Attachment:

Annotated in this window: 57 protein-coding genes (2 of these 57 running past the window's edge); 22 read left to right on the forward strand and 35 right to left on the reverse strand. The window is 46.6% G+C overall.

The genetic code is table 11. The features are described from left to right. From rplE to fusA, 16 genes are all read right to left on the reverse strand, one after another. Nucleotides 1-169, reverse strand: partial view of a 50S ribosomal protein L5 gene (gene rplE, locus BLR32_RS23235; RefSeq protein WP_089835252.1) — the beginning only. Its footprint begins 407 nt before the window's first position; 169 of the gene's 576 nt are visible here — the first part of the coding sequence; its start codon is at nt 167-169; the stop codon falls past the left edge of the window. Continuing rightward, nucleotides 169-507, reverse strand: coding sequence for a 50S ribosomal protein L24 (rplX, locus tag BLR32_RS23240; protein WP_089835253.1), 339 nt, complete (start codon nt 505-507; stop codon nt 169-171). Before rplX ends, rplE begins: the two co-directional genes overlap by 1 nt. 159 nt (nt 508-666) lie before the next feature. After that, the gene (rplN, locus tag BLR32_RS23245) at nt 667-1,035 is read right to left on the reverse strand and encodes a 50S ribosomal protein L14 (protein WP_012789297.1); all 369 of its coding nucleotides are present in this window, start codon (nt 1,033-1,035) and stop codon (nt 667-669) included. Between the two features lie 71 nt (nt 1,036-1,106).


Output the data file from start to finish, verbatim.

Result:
Annotated in this window: 57 protein-coding genes (2 of these 57 running past the window's edge); 22 read left to right on the forward strand and 35 right to left on the reverse strand. The window is 46.6% G+C overall.

The genetic code is table 11. The features are described from left to right. From rplE to fusA, 16 genes are all read right to left on the reverse strand, one after another. Nucleotides 1-169, reverse strand: partial view of a 50S ribosomal protein L5 gene (gene rplE, locus BLR32_RS23235; RefSeq protein WP_089835252.1) — the beginning only. Its footprint begins 407 nt before the window's first position; 169 of the gene's 576 nt are visible here — the first part of the coding sequence; its start codon is at nt 167-169; the stop codon falls past the left edge of the window. Continuing rightward, nucleotides 169-507, reverse strand: coding sequence for a 50S ribosomal protein L24 (rplX, locus tag BLR32_RS23240; protein WP_089835253.1), 339 nt, complete (start codon nt 505-507; stop codon nt 169-171). Before rplX ends, rplE begins: the two co-directional genes overlap by 1 nt. 159 nt (nt 508-666) lie before the next feature. After that, the gene (rplN, locus tag BLR32_RS23245) at nt 667-1,035 is read right to left on the reverse strand and encodes a 50S ribosomal protein L14 (protein WP_012789297.1); all 369 of its coding nucleotides are present in this window, start codon (nt 1,033-1,035) and stop codon (nt 667-669) included. Between the two features lie 71 nt (nt 1,036-1,106).